|Relax on the deck while you keep on eye|
on the kids on the beach at this California vacation rental.
Multi-generational travel’s becoming more and more common as baby boomers reach their 60s and 70s and include their children and grandchildren on trips. Vacation rentals are the perfect lodging option for this kind of group travel. The family can live in a home, much like they would at home, but with pools, hot tubs, a beach, amusement parks … well, you get the idea. Here are three tips for ensuring your multi-generational vacation’s a big success.
Find the best vacation rental … for your group. The right lodging will be different for every family. Start by looking at the number of bedrooms and bathrooms. Don’t just go by the number of people the vacation rental sleeps since that might include a hide-a-bed in the living room—not that you wouldn’t choose that in the end, but you’ll want to be sure of the sleeping arrangements. Make location a high priority. However, since you’ll probably be renting a car or driving to your destination, being further away from the beach or amusement park might be an okay tradeoff for more bedrooms and amenities. Finally, consider amenities such as a pool, game room, hot tub, beach access, etc. You’ll want a vacation rental that offers some entertainment options, should you find yourself indoors on a rainy day, or just want enjoyable down time. All of this depends on who’s traveling in your group. Game rooms for small children are different than for teenagers, and adults may want a spot they can escape to for much needed relaxation.
Make planning a family affair. The larger the group, the more diverse the interests. While you may go nuts over Civil War battle sites, your 15-year-old granddaughter may not. Or, perhaps worse, she may feign enthusiasm to make you happy, but be unhappy with the trip. To counter this, get entertainment and activity ideas from everyone, preferably indirectly. Too often, the ones we love want to please, especially if you’re the one paying for the trip. Ideally, you should end up with more ideas than you can fit into a month, but that’s good. You’ll have lots of options. Then, resist the urge to be the tour guide every step of the way. Try dividing those duties up on a daily basis, with activities based on what will interest one person or groups of people. Or, divide the day up and give different people responsibility for the morning, afternoon and evening. The key is to stay flexible in your planning and get everyone involved. And remember this: If someone says, Ï don’t care what we do, you decide,” they don’t mean it—you just need to work harder to draw out what does interest them.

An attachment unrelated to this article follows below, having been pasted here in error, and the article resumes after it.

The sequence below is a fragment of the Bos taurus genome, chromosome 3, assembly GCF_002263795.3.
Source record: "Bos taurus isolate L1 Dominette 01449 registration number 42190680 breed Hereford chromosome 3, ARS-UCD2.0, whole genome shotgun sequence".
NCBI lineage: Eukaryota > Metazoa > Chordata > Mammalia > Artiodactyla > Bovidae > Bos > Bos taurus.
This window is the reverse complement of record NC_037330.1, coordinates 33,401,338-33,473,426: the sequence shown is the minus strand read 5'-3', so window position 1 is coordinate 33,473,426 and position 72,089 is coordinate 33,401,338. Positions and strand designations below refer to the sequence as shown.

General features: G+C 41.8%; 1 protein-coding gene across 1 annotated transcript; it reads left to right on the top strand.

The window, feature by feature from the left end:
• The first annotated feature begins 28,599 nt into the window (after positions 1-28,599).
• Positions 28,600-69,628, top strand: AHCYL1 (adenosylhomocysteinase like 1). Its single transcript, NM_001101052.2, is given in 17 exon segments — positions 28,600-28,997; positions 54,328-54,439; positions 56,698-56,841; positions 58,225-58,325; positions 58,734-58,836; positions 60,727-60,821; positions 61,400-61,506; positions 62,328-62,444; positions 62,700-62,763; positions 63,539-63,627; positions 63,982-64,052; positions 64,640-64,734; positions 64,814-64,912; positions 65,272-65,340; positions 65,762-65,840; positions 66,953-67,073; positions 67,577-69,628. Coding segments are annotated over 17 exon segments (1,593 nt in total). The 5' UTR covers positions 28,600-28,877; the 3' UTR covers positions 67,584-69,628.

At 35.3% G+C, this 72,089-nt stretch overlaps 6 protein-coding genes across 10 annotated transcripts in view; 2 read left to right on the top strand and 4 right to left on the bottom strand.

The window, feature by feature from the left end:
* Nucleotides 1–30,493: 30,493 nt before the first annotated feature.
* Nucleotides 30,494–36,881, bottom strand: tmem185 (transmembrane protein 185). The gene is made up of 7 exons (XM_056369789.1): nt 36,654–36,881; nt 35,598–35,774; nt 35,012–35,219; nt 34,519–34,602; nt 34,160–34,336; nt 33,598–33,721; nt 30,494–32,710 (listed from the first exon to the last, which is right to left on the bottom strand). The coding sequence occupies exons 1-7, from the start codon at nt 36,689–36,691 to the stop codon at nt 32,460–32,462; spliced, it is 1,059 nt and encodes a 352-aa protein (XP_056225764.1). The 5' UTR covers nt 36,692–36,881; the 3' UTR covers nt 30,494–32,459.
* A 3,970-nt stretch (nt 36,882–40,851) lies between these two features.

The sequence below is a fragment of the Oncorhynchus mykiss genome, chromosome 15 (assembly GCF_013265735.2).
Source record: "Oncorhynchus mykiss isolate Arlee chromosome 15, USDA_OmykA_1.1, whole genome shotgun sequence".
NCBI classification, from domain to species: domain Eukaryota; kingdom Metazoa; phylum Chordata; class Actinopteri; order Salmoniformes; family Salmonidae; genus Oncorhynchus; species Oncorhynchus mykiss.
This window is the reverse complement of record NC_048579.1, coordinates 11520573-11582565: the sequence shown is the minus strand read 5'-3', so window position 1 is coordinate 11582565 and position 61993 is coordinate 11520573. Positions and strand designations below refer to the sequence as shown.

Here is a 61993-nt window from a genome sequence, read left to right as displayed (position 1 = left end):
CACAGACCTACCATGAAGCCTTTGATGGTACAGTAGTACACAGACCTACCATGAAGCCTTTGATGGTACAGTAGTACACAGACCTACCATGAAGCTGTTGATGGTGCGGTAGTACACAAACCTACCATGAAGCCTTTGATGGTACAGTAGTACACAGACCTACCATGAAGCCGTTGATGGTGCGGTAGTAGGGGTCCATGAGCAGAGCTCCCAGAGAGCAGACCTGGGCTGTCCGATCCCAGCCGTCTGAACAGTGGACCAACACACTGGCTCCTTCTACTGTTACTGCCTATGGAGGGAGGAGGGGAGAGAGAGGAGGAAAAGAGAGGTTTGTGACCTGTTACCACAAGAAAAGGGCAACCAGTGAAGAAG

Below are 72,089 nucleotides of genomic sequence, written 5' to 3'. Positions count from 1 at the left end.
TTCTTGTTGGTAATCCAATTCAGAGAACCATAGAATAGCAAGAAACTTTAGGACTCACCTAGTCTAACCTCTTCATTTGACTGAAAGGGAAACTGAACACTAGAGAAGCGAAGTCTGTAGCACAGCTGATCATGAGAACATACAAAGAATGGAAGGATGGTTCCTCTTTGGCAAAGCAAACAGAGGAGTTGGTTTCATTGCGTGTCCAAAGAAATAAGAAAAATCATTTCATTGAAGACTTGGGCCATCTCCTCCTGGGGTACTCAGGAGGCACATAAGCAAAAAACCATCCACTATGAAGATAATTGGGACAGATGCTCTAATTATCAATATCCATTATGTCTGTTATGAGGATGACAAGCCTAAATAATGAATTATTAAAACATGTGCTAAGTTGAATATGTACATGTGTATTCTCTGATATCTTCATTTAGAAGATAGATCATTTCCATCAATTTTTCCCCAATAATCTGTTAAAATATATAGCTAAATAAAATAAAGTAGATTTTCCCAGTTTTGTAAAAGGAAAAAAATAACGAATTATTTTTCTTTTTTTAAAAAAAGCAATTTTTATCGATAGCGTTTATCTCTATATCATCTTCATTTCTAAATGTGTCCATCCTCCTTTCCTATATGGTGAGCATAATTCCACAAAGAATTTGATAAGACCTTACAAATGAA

Make time for down time. There’ll be the temptation to go, go, go, because you’ll want to make sure everyone is always having a good time. Remember that small children need naps, teenagers like to sleep late, mom may like to go to bed early, dad always reads the news online in the morning, and grandma and grandpa really enjoy quiet evenings by the pool. While vacations are supposed to disrupt routines in a good way, too much of a good thing can be stressful. If you’re in Florida during the summer, it’d be a good idea to plan for a couple hours back at the vacation rental during the afternoon heat. That way kids (and some adults and teens) can get a nap in, while others hang out by the pool or in the game room.
Be sure to check back for more multi-generational travel tips in later blog posts. Until then, happy and safe travels to you and your family.